The first time Byron Dorgan (D-ND) took his anti-consolidation FCC-thwarting Resolution of Disapproval to the Senate Floor, it required a roll call. This time, the ayes simply drowned out the nays, with no further formalities required. That didn’t stop the NAB from protesting and the Bush administration from threatening a veto. But watchdogs and the two Democratic FCC commissioners couldn’t have been more pleased.
The White House OMB said it supported the FCC’s action allowing broadcast/newspaper cross-ownership in the top 20 DMAs. “To disapprove this rule and require the Federal government to reassert regulatory constraints on business decisions in a competitive media marketplace would exacerbate financial challenges facing newspapers and broadcast stations and thus not be in the public interest,” wrote OMB, which added that senior administrative officials would recommend a veto should the bill make it to the Oval Office.
NAB’s Dennis Wharton said, "NAB strongly opposes efforts to overturn the FCC’s exceedingly modest reforms made to media ownership rules. We are hopeful that policymakers ultimately come to fully appreciate the seismic changes in the media landscape over the last three decades, and stand down on this unnecessary proposal."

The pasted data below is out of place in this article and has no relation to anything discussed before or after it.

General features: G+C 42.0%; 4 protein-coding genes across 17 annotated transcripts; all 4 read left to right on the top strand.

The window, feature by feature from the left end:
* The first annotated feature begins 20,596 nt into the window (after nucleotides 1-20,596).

That contrasts with the views of Jonathan Adelstein, who said, “The FCC veered dangerously off-course from the American mainstream, so our elected representatives are trying to steer us back. This unequivocal, bipartisan rebuke of the FCC is a wake-up call for us to serve the public rather than the media giants we oversee.”
Michael Copps added, “The Senate spoke for a huge majority of Americans last night by voting to overturn the flawed FCC decision gutting our long-standing ban on newspaper-broadcast cross-ownership. With courageous leaders like Senator Byron Dorgan, the Senate has struck a blow for localism and diversity in a media environment crying out for more of both."
RBR/TVBR observation: This bill should sail through the House, too, but it may not be smooth sailing if it comes down to a veto override. Meanwhile, the issue is also in the court system, and by the time it gets through there, there may be a new White House occupant with less antipathy to the measure, and that’s regardless of which party takes up residence. Both Democratic candidates are co-sponsors of the Dorgan measure, and while John McCain (R-AZ) disapproved of the tactic the first time around, he was not philosophically opposed to its purpose. This remains very much an undone deal.